Historically, lethal “brain-eating amoeba” infections have occurred in the southern United States. But in recent years, cases have appeared further north, probably due to climate change, according to a new study.
Researchers at the Centers for Disease Control and Prevention (CDC) looked at cases of this brain-eating amoeba, known as Naegleria fowleri, for four decades in the United States.
They found that although the number of cases occurring each year remained about the same, the geographical range of these cases shifted north, with more cases occurring in the Midwestern states than before.
N. fowleri is a single-celled organism that is found naturally in warm fresh water, such as lakes and rivers, according to the CDC. It causes a devastating brain infection known as primary amoebic meningoencephalitis (PAM), which is almost universally fatal.
Infections occur when contaminated water rises into a person’s nose, allowing the body to enter the brain through the olfactory nerves (responsible for the sense of smell) and destroy brain tissue. Swallowing the contaminated water will not cause an infection, says the CDC.
for N. fowleri develops in warm waters, up to 113 degrees Fahrenheit (45 degrees Celsius), it is possible that global warming temperatures will affect the geographical area of organisms, the authors said.
In the new study, published Wednesday (December 16) in the journal Emerging infectious diseases, researchers looked at cases in the US of N. fowleri related to recreational exposure to water – such as swimming in lakes, ponds, rivers or reservoirs – from 1978 to 2018.
They identified a total of 85 cases of N. fowleri who met their study criteria (ie cases that were related to recreational exposure to water and included location data).
During this time, the number of cases reported annually was fairly constant, ranging from zero to six per year.
The vast majority of cases, 74, occurred in the southern states; but six were reported in the Midwest, including Minnesota, Kansas and Indiana. Of those six cases, five occurred after 2010, the report said.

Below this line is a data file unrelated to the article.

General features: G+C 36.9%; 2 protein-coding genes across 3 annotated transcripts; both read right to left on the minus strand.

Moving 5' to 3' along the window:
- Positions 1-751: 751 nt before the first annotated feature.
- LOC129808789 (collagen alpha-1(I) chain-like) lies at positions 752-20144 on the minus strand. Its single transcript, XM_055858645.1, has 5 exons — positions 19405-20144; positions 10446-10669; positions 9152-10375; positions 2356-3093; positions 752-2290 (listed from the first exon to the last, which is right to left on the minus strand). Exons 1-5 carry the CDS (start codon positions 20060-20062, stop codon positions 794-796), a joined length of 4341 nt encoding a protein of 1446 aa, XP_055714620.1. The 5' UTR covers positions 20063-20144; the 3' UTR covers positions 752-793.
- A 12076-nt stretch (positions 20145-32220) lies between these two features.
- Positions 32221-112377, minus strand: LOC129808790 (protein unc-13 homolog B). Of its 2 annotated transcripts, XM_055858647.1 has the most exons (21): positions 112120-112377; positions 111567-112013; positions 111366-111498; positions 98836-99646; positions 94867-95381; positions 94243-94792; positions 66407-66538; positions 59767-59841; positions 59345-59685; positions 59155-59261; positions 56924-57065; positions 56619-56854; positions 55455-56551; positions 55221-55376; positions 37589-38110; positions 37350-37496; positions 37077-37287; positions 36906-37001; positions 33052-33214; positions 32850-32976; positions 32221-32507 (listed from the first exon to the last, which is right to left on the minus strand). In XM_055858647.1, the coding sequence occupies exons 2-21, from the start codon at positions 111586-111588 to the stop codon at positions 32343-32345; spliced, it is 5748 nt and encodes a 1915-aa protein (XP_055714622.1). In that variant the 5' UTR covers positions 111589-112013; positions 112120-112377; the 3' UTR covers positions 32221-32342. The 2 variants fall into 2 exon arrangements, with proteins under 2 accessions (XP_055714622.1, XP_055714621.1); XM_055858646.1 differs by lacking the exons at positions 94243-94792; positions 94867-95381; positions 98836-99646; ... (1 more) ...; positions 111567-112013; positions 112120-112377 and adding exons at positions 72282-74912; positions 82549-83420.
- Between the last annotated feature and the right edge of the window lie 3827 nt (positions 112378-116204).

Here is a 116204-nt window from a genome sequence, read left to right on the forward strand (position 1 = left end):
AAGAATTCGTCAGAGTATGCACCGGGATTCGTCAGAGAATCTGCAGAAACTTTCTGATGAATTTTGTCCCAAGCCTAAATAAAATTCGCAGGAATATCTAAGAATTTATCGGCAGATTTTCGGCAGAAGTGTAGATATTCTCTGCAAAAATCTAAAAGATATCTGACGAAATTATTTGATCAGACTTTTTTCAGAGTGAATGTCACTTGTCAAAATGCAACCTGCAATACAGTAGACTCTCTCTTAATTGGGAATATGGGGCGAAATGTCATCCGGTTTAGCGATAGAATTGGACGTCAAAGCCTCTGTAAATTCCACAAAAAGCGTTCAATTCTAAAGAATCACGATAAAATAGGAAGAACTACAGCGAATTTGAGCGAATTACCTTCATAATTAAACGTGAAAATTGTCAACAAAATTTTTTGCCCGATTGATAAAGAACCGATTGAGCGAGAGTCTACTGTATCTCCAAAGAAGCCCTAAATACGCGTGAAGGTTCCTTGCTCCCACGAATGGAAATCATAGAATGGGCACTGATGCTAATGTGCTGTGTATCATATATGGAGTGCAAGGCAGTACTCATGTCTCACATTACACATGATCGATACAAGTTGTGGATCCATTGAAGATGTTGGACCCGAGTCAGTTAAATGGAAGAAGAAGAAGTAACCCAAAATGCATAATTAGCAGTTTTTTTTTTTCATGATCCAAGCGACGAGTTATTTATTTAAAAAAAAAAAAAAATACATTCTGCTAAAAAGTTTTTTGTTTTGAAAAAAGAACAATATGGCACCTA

Above: cases of N. fowleri infections related to recreational water, in the period 1978-2018.
Moreover, when the team used a model to examine trends in the maximum latitude of cases per year, they found that the maximum latitude moved approximately 13.2 kilometers (13.2 kilometers) north per year during the period. study.
Finally, the researchers analyzed the weather data from the date each case occurred and found that, on average, the daily temperatures in the two weeks preceding each case were higher than the historical average for each location.
“It is possible that rising temperatures and a consistent increase in recreational water use, such as swimming and water sports, could contribute to changing the epidemiology of WFP,” the authors wrote.
Efforts to characterize WFP cases, such as knowing when and where these cases occur and being aware of changes in their geographical area, could help predict when it is most risky to visit natural swimming holes, the authors said.
Because there is no quick test for N. fowleri In the water, the only safe way to prevent these infections is to avoid swimming in warm fresh water, says the CDC.
If you choose to go swimming in warm fresh water, you can try to prevent the water from rising into your nose by keeping your nose closed, using your nose clamps, or keeping your head above the water.
This article was originally published by Live Science. Read the original article here.